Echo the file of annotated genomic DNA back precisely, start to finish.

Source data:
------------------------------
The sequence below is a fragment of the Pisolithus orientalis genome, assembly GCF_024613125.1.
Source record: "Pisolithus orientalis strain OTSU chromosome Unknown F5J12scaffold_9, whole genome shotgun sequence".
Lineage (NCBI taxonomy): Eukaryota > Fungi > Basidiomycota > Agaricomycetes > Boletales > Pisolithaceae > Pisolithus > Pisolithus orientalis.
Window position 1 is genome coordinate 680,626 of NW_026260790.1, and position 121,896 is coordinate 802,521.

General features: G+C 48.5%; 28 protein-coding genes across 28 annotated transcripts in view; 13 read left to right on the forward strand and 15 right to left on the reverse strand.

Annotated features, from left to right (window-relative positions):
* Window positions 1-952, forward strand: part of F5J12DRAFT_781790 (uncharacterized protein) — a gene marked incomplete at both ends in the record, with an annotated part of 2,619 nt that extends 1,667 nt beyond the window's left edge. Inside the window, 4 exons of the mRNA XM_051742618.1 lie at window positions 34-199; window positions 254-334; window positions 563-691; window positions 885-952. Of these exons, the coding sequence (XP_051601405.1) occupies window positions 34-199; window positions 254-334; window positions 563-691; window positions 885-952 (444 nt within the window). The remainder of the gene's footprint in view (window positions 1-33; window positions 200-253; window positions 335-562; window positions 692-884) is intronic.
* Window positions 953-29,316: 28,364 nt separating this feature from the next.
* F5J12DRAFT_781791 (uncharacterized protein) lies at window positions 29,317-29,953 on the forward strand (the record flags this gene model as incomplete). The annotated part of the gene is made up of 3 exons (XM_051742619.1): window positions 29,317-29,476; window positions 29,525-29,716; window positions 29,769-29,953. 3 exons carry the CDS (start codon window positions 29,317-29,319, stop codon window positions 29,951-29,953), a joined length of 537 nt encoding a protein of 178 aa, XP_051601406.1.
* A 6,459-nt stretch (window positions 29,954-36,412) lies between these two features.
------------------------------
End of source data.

The sequence below is a fragment of the Pisolithus orientalis genome, assembly GCF_024613125.1.
Source record: "Pisolithus orientalis strain OTSU chromosome Unknown F5J12scaffold_9, whole genome shotgun sequence".
Lineage (NCBI taxonomy): Eukaryota > Fungi > Basidiomycota > Agaricomycetes > Boletales > Pisolithaceae > Pisolithus > Pisolithus orientalis.
Window position 1 is genome coordinate 680,626 of NW_026260790.1, and position 121,896 is coordinate 802,521.

General features: G+C 48.5%; 28 protein-coding genes across 28 annotated transcripts in view; 13 read left to right on the forward strand and 15 right to left on the reverse strand.

Annotated features, from left to right (window-relative positions):
* Window positions 1-952, forward strand: part of F5J12DRAFT_781790 (uncharacterized protein) — a gene marked incomplete at both ends in the record, with an annotated part of 2,619 nt that extends 1,667 nt beyond the window's left edge. Inside the window, 4 exons of the mRNA XM_051742618.1 lie at window positions 34-199; window positions 254-334; window positions 563-691; window positions 885-952. Of these exons, the coding sequence (XP_051601405.1) occupies window positions 34-199; window positions 254-334; window positions 563-691; window positions 885-952 (444 nt within the window). The remainder of the gene's footprint in view (window positions 1-33; window positions 200-253; window positions 335-562; window positions 692-884) is intronic.
* Window positions 953-29,316: 28,364 nt separating this feature from the next.
* F5J12DRAFT_781791 (uncharacterized protein) lies at window positions 29,317-29,953 on the forward strand (the record flags this gene model as incomplete). The annotated part of the gene is made up of 3 exons (XM_051742619.1): window positions 29,317-29,476; window positions 29,525-29,716; window positions 29,769-29,953. 3 exons carry the CDS (start codon window positions 29,317-29,319, stop codon window positions 29,951-29,953), a joined length of 537 nt encoding a protein of 178 aa, XP_051601406.1.
* A 6,459-nt stretch (window positions 29,954-36,412) lies between these two features.